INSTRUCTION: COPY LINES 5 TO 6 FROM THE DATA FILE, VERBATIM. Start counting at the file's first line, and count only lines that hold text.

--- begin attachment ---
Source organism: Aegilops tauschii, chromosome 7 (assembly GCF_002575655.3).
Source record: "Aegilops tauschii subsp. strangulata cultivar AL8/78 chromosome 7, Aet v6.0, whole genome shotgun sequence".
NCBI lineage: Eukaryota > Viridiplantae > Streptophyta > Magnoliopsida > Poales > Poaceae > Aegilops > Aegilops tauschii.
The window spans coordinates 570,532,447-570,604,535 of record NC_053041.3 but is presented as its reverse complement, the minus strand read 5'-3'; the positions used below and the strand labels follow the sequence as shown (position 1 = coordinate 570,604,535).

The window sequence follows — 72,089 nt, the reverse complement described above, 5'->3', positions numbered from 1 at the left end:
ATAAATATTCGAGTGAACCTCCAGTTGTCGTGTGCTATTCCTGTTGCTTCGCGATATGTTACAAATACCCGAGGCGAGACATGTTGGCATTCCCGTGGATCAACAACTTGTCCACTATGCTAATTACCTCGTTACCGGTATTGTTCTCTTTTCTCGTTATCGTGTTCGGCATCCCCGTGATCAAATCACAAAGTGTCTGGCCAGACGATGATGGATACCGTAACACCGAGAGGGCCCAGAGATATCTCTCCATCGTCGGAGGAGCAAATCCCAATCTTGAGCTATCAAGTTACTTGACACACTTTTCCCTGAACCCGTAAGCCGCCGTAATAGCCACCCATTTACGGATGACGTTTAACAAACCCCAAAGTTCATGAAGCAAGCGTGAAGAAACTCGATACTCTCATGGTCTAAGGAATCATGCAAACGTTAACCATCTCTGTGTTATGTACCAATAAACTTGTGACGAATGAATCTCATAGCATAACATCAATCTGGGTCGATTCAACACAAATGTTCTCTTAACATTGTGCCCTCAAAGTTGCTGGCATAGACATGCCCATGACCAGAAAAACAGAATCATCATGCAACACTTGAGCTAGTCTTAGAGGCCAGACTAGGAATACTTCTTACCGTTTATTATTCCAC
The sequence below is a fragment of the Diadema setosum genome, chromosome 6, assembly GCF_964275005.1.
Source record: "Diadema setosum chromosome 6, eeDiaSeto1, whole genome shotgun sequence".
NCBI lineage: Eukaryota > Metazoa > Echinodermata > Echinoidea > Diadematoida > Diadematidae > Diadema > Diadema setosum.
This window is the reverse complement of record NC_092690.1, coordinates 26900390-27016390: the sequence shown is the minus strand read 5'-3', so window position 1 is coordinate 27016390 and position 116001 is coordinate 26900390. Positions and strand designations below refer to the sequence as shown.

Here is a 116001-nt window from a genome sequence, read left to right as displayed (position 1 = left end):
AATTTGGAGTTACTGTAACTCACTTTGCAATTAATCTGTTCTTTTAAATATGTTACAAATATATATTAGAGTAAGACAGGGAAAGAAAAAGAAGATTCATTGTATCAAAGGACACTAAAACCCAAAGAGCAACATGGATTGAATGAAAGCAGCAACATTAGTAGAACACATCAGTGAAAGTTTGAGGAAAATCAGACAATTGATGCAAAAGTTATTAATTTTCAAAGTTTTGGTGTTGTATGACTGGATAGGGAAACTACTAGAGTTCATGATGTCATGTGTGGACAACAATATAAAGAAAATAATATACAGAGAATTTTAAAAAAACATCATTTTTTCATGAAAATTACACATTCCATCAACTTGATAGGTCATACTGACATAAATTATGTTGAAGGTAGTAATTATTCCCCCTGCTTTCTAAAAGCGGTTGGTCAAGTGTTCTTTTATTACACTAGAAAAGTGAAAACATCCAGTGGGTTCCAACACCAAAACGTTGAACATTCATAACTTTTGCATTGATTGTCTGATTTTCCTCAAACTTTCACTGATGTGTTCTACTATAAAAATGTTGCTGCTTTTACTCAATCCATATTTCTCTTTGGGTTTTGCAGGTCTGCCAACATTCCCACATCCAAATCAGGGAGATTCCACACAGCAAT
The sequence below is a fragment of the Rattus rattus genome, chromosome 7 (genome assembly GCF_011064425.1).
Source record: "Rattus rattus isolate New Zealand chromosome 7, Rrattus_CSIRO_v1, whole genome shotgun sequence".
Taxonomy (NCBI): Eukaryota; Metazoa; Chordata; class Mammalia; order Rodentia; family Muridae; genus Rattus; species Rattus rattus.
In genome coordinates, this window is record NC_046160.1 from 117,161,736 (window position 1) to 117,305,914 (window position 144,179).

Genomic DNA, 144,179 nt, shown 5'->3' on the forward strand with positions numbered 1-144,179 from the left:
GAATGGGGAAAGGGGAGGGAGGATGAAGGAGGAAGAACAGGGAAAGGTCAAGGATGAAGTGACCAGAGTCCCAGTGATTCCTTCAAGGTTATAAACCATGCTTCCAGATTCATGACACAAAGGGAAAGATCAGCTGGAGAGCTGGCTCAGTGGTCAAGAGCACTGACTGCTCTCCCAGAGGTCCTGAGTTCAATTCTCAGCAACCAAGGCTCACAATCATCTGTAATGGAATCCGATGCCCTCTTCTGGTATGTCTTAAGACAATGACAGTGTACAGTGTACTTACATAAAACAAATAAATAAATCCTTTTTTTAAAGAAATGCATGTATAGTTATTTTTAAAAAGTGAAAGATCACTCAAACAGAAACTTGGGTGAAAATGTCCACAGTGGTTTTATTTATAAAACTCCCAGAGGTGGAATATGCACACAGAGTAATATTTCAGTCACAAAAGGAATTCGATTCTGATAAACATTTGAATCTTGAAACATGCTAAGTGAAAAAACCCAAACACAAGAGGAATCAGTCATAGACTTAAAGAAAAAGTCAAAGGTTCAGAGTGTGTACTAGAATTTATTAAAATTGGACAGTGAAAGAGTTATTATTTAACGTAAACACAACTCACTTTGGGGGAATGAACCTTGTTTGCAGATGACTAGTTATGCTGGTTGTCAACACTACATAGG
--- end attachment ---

The window sequence follows — 72,089 nt, the reverse complement described above, 5'->3', positions numbered from 1 at the left end:
ATAAATATTCGAGTGAACCTCCAGTTGTCGTGTGCTATTCCTGTTGCTTCGCGATATGTTACAAATACCCGAGGCGAGACATGTTGGCATTCCCGTGGATCAACAACTTGTCCACTATGCTAATTACCTCGTTACCGGTATTGTTCTCTTTTCTCGTTATCGTGTTCGGCATCCCCGTGATCAAATCACAAAGTGTCTGGCCAGACGATGATGGATACCGTAACACCGAGAGGGCCCAGAGATATCTCTCCATCGTCGGAGGAGCAAATCCCAATCTTGAGCTATCAAGTTACTTGACACACTTTTCCCTGAACCCGTAAGCCGCCGTAATAGCCACCCATTTACGGATGACGTTTAACAAACCCCAAAGTTCATGAAGCAAGCGTGAAGAAACTCGATACTCTCATGGTCTAAGGAATCATGCAAACGTTAACCATCTCTGTGTTATGTACCAATAAACTTGTGACGAATGAATCTCATAGCATAACATCAATCTGGGTCGATTCAACACAAATGTTCTCTTAACATTGTGCCCTCAAAGTTGCTGGCATAGACATGCCCATGACCAGAAAAACAGAATCATCATGCAACACTTGAGCTAGTCTTAGAGGCCAGACTAGGAATACTTCTTACCGTTTATTATTCCAC